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How to Decide: Condo or House

For many, owning real estate is the American dream. It affords you the opportunity to personalize your living space and feel connected to the community. By owning a home, you invest in the local activity, the block parties, and neighborly barbeques. You offer support to your neighbors and they, in return, offer support to you. Need a cup of sugar, dog sitter, or help with your gardening (especially advice on the age old debate: lawn gnome vs. plastic flamingo)? Take comfort in knowing that good neighbors will always be there for you. Most of all, owning real estate is a way to invest in your future. No matter where you go, your home will always give you a sense of rootedness, pride, family, and in most cases, a return on investment.

When it comes to home ownership, the two most common types of property are the condominium (aka condo) and the single family detached home (aka house). Below we will discuss the pros and cons of each.

Here are a few pros about owning a house:

1. Ability to modify the home. In most cases, you can increase your properties value by adding an additional bedroom, renovating / knocking down walls for an open concept, or turning your half bath into a full bath.

2. Freedom to decorate as you wish. You usually have the ability to decorate the exterior of the property as you wish.

3. Increase financial opportunity. You may be able to subdivide the property (if the regional zoning allows for it).

4. Larger personal space. Houses usually have a back yard that is not shared.

Here are a few cons to owning a house:

1. You are responsible for all maintenance. For example, every few years, you should perform a termite inspection and make the appropriate repairs. The exterior will need to be painted (unless you have vinyl siding). Roofs, water heaters and other items wear out over time and need to be replaced. Even if your home is brand new, you will still be responsible for cutting the grass and cleaning out the rain gutters.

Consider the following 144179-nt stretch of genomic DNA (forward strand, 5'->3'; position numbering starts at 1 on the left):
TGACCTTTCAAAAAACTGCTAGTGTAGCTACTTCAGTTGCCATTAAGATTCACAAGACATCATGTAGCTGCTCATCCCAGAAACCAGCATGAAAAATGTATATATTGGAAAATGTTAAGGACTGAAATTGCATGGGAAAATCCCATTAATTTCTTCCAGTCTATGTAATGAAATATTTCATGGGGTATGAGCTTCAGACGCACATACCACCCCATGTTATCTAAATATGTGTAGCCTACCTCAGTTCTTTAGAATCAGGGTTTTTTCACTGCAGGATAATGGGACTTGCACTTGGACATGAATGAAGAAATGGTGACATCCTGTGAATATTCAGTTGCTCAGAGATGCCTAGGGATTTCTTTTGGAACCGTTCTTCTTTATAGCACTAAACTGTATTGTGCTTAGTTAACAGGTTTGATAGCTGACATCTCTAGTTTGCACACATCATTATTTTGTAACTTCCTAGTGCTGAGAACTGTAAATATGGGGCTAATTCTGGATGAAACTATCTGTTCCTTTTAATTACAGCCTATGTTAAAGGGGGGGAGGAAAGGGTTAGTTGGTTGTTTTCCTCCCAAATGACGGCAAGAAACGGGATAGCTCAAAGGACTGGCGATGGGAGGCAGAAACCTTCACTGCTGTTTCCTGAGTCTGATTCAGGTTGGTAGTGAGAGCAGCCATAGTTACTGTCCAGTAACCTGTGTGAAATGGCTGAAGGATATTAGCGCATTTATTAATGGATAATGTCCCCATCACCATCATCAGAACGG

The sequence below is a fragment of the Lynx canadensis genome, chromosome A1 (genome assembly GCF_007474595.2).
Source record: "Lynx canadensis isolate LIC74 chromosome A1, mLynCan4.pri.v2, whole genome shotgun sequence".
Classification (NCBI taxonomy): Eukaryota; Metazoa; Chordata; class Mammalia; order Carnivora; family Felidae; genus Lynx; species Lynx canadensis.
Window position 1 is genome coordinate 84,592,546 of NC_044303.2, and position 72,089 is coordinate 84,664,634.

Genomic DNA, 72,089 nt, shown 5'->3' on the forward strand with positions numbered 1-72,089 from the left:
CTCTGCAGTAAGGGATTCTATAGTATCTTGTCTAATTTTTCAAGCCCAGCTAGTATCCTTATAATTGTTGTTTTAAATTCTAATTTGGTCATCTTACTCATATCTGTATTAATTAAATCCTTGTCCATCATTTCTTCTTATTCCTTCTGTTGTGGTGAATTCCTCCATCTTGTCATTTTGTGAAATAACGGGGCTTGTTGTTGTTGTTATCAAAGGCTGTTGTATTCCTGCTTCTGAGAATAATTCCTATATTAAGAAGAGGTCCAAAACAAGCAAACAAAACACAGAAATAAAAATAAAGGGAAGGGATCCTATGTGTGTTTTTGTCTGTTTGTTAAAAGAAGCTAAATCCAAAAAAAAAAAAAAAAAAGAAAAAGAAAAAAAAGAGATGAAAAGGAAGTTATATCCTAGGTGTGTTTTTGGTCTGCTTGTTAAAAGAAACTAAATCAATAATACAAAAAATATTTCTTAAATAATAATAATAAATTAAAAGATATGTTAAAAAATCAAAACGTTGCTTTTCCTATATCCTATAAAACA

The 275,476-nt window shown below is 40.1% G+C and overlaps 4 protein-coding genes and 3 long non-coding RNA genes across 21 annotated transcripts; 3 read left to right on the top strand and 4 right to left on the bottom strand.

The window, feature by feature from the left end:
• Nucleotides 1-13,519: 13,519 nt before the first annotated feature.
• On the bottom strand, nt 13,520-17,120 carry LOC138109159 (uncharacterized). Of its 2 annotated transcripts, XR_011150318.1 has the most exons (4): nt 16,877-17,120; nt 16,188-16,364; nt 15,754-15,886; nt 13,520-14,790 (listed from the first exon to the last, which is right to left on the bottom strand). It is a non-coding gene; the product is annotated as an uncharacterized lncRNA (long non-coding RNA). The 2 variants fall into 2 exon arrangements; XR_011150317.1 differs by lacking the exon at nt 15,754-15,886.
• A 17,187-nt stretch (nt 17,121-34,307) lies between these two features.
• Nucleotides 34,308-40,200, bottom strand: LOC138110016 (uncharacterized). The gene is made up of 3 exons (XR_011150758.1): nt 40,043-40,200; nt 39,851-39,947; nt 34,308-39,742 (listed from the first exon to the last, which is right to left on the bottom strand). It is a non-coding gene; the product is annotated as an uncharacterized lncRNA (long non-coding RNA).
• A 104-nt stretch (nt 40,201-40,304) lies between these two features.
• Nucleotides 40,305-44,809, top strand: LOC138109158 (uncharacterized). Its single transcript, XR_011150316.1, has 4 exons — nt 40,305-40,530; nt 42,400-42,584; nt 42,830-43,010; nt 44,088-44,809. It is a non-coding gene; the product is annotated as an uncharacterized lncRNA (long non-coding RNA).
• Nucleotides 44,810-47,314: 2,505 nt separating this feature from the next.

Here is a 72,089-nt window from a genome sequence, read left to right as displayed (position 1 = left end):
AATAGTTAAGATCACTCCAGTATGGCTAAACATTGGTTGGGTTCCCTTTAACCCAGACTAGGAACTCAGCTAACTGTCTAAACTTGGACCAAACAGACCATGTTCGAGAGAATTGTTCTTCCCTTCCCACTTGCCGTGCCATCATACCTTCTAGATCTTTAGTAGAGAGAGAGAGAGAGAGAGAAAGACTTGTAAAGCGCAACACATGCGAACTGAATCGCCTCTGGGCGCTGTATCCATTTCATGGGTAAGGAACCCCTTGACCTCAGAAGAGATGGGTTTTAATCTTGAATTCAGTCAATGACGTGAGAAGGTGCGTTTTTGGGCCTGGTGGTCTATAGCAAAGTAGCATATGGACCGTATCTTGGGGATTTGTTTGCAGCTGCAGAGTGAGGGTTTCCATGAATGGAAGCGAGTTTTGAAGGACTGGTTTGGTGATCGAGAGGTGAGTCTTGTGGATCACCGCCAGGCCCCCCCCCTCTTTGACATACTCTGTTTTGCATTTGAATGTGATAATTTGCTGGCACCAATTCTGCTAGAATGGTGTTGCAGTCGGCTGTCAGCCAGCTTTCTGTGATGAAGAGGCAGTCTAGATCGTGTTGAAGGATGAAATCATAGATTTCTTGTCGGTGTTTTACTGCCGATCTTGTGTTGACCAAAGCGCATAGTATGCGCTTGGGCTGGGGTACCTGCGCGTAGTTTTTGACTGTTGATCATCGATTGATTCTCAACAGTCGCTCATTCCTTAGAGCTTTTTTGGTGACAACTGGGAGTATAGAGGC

2. Easements. It is possible for utility companies or even the government to place an easement on a property without your consent.

3. Larger expenses. As a house owner, there is no other household to share the expenses with.

Owning a condo can also give you a sense of pride and family without the headache of regular upkeep. In most cases, depending on the Home Owners Association, you don’t have to worry about cutting the grass, or keeping your yard free from debris, painting the exterior, plumbing repairs, termite damage and repairs and the like. The HOA does the upkeep for you. Here are a few pros about owning a condo:

1. You’ll enjoy the advantage of shared expenses. Depending on what your HOA covers, you will have little to no direct out of pocket expense for exterior maintenance costs. Any exterior costs you do have are usually shared.

2. Affordability. Because a condo typically costs less than a single family house, a condo will save you money. Also, because there are shared expenses, the overall cost will be lower than what a person would pay if there were no other owners.

3. Amenities. Many condos have swimming pools, rec rooms, barbecue pits and fitness centers. Some even have movie theaters, cooking classes, valet parking, saunas and other perks.

4. Reduced utilities. For example, your condo may cover exterior home owners insurance; water, trash, sewer, and cable. Not having to worry about budgeting for those extra expenses, makes condo living advantageous for people who like to keep it simple. In addition to making budgeting simple, the HOA will usually be able to get services discounted and the overall cost (on an individual basis) is lower.

5. Uniformity. A well maintained HOA will help your condo retain its value. You don’t have to worry about your neighbor’s curb appeal affecting your property value.

Here are a few cons about owning a condo:

1. If your condo has a HOA, you may be limited on exterior changes.

2.  With only fractional ownership of the land, your estate will be worth less than a single-family home.

3. Potentially, you will have less privacy.

4. Inability to make improvements. Usually when you own a condo, you cannot add bedrooms or subdivide the property.

In the end, it all comes down to how much time, energy, and money you plan to invest in your home and future. Do you know which option you’ll choose? That’s great. Now, it’s time to consider how you’ll finance one of life’s most important expenses. To find out how much you qualify for, begin the loan application.